The TomTom Runner Cardio is designed even more specifically for running, with a thicker, yet very comfortable strap, a backlight and a big, easy-to-read-while-you’re-running display. However, the navigation for this is a tad clunky. Moving through the menu is not easy and it might take you a minute to set things up before you head out. However the features are what make this so bulky. There’s an onboard GPS, a heart rate monitor, and a gage for pace, strides and even elevation. GPS mode wears out the battery but this still has a solid battery life if you’re just using it in the gym.

Wear and Working Out

This watch is not designed to be worn everywhere all the time, so if that’s what you are looking for, you may want to invest your money elsewhere. That also means that you need to remind yourself to put it on before working out and when you set the watch up for your workout, it takes a bit of navigating and setting. Your workout syncs to an app (iPhone only) or uploads to TomTom’s MySports service or to popular online trackers such as RunKeeper.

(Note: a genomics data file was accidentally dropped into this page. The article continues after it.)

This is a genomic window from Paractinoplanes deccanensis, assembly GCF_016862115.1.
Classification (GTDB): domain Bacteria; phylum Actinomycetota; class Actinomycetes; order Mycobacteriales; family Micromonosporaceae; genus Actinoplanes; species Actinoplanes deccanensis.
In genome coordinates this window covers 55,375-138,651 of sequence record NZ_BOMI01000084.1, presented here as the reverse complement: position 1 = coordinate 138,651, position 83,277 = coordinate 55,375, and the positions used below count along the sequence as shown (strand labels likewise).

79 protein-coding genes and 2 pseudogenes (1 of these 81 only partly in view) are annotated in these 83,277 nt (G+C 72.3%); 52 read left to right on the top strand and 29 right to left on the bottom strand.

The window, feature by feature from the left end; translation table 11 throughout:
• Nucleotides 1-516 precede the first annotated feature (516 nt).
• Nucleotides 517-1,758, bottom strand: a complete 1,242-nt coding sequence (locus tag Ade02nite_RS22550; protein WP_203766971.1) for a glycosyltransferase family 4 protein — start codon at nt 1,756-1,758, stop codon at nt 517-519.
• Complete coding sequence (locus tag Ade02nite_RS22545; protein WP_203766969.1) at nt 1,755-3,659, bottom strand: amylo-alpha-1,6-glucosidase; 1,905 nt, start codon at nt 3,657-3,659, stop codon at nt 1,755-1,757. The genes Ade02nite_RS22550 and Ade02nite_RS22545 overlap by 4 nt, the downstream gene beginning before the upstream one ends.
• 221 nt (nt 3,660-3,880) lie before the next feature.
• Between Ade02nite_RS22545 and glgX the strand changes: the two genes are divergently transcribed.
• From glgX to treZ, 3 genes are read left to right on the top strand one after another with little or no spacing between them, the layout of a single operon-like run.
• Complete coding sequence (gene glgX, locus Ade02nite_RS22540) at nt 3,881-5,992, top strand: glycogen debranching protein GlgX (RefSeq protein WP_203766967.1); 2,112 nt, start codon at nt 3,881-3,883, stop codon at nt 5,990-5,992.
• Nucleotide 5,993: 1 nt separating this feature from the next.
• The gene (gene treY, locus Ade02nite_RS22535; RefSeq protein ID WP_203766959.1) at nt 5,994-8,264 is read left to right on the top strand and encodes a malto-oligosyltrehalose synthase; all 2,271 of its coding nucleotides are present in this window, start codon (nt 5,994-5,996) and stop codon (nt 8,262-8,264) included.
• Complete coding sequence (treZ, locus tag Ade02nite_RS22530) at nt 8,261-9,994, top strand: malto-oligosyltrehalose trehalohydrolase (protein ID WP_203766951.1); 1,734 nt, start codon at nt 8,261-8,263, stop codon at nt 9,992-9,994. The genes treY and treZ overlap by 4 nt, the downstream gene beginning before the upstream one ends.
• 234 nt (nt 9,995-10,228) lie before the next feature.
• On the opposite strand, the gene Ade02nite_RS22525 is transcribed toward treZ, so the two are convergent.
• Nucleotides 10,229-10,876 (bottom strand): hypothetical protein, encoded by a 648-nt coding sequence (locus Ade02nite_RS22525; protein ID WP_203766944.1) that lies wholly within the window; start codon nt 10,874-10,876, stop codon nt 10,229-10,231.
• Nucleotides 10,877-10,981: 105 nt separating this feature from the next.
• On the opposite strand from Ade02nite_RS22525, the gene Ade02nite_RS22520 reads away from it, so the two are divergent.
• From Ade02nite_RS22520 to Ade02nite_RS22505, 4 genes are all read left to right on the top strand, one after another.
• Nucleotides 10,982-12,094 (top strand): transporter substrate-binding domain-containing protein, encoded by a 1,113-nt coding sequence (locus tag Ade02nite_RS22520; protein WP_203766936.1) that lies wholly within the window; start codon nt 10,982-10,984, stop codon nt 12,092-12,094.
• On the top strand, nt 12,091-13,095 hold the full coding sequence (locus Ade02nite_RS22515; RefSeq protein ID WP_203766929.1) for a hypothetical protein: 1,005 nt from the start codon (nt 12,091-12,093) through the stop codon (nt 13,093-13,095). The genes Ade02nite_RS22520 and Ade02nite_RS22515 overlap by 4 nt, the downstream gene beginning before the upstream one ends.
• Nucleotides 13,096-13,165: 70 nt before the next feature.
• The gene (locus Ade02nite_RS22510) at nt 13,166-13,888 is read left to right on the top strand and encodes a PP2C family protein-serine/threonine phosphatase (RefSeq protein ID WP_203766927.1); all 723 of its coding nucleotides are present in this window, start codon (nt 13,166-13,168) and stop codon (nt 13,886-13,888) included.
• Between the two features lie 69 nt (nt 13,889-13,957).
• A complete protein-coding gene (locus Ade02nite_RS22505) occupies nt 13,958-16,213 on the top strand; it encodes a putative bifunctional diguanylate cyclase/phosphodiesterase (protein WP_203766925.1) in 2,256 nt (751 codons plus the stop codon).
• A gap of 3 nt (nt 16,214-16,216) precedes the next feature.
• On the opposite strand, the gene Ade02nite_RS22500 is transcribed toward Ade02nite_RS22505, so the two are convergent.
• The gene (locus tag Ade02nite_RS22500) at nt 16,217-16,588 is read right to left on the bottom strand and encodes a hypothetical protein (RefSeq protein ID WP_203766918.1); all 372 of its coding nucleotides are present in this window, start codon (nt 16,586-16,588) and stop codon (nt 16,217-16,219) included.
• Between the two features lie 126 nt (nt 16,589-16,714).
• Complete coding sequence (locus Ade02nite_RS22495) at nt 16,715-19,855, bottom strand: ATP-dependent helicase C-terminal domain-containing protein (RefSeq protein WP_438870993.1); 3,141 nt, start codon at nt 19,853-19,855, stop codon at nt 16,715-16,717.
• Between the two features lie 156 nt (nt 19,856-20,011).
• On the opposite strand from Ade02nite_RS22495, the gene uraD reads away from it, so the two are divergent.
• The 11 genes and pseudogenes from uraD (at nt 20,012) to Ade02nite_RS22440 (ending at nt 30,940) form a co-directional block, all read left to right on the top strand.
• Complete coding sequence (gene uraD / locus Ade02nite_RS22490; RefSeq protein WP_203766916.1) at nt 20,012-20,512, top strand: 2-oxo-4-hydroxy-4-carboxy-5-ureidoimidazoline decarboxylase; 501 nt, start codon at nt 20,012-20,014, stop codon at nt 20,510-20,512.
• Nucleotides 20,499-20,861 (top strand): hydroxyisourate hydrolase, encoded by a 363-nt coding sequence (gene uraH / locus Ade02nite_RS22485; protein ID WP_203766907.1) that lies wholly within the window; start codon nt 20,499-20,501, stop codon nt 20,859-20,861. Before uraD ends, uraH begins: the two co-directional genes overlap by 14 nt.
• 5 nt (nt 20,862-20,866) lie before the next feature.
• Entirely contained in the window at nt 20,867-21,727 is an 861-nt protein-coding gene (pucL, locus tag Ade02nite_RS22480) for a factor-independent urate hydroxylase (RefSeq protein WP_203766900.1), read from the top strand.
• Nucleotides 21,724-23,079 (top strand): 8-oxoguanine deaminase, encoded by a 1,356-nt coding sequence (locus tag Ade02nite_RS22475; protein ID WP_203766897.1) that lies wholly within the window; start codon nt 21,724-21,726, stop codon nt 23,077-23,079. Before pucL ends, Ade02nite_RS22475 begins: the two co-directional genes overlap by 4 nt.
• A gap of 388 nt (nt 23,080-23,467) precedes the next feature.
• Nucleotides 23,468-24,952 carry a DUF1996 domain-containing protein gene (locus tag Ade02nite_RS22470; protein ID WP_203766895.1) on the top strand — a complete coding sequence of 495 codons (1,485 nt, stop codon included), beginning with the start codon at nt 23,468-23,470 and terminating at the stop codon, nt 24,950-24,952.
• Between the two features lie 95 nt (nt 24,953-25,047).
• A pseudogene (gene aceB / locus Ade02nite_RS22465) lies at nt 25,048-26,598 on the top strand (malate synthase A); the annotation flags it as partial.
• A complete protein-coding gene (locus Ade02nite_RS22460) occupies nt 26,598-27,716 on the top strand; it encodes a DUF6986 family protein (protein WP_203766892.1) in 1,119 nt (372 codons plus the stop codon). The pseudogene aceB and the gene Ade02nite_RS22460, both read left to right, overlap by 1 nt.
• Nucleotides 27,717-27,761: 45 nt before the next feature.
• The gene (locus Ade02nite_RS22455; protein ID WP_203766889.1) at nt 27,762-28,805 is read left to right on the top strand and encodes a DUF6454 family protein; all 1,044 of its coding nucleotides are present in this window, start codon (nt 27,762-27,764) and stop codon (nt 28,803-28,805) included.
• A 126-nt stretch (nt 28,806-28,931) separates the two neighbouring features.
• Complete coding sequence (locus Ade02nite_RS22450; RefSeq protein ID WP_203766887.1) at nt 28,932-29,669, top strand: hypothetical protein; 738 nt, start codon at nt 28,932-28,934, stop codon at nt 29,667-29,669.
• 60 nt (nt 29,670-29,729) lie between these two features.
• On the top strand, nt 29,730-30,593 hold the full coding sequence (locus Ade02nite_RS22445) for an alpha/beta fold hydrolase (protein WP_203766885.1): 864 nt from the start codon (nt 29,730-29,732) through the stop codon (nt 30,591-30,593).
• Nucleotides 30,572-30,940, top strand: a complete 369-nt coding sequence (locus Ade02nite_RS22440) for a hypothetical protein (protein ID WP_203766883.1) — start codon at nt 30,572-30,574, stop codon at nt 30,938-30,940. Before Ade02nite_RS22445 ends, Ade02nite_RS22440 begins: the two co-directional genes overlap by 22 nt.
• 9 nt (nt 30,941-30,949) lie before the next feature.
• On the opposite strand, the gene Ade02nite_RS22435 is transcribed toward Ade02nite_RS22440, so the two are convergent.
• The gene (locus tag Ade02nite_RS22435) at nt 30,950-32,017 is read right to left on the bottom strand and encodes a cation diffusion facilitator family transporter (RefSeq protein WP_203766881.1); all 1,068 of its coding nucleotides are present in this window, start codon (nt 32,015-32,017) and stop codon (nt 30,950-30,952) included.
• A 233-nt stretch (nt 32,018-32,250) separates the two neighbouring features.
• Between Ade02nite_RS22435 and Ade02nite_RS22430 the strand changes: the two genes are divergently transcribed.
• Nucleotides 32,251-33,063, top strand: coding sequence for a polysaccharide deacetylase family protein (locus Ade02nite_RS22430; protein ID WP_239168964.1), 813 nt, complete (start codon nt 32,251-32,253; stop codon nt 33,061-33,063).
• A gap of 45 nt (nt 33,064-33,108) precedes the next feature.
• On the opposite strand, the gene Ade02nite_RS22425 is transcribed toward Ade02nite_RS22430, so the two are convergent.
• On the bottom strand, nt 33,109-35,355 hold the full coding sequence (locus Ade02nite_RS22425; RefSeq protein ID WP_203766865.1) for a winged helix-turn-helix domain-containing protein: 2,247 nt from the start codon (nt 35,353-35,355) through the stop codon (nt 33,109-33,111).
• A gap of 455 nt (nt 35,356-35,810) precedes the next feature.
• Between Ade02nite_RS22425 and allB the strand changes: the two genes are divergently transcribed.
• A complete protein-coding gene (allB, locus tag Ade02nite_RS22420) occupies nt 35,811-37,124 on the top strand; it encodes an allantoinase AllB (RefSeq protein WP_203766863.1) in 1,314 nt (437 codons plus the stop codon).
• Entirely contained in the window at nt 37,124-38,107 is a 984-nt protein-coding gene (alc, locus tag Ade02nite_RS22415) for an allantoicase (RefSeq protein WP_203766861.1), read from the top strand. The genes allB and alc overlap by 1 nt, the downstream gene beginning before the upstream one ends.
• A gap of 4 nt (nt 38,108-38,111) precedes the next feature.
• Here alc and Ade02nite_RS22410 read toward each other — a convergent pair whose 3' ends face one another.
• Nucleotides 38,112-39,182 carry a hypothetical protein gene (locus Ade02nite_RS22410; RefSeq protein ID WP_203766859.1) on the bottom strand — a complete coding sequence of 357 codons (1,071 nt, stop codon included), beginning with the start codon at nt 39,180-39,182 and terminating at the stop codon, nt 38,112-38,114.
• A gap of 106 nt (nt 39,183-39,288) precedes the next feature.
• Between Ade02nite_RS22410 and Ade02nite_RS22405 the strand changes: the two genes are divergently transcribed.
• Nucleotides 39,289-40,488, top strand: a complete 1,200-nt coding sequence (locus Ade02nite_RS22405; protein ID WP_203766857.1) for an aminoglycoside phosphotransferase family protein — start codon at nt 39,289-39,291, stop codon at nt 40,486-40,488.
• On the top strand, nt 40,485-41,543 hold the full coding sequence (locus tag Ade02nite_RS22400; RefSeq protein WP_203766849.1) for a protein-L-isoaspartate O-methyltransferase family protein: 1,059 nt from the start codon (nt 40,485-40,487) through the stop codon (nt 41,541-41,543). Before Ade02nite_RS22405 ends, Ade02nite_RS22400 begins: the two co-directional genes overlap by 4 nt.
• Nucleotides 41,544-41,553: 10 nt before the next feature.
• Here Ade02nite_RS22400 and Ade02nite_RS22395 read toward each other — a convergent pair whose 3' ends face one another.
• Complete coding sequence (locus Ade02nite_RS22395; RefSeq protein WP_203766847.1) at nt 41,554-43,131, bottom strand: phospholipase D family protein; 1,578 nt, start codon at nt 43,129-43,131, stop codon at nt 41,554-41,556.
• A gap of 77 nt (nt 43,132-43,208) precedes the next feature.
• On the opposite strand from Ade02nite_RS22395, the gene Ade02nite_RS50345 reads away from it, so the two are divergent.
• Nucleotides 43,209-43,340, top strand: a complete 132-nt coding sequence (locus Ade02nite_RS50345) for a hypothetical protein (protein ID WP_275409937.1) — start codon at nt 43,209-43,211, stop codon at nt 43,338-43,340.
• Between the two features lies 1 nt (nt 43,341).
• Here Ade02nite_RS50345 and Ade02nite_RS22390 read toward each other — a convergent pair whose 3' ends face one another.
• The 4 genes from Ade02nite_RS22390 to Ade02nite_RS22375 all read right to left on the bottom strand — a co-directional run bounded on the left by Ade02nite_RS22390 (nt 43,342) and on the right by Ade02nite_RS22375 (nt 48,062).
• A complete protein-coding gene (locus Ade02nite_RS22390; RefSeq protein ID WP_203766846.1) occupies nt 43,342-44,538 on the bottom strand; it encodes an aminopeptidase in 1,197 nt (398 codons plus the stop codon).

The Runner Cardio has the occasional lapse in step counting and can require an occasional reset.

The Cardio Runner is one of the most expensive of the latest collection of fitness watches; this is a commitment to fitness, at $300. As biometrics gets smarter and the market changes, the price of this and other fitness tech watches will come down.

The Samsung Gear Fit

This is the techiest watch, one that looks very go-go-gadgety. The touchscreen is curved and the interface is bright and easy-to-use. Features include a step tracker, alarm, heart rate monitor, GPS locator and controls that sync with your phone. That’s the key to this watch, it requires a Samsung phone. You’re not going to buy this unless you have a Samsung phone but if you do, this is an excellent accessory.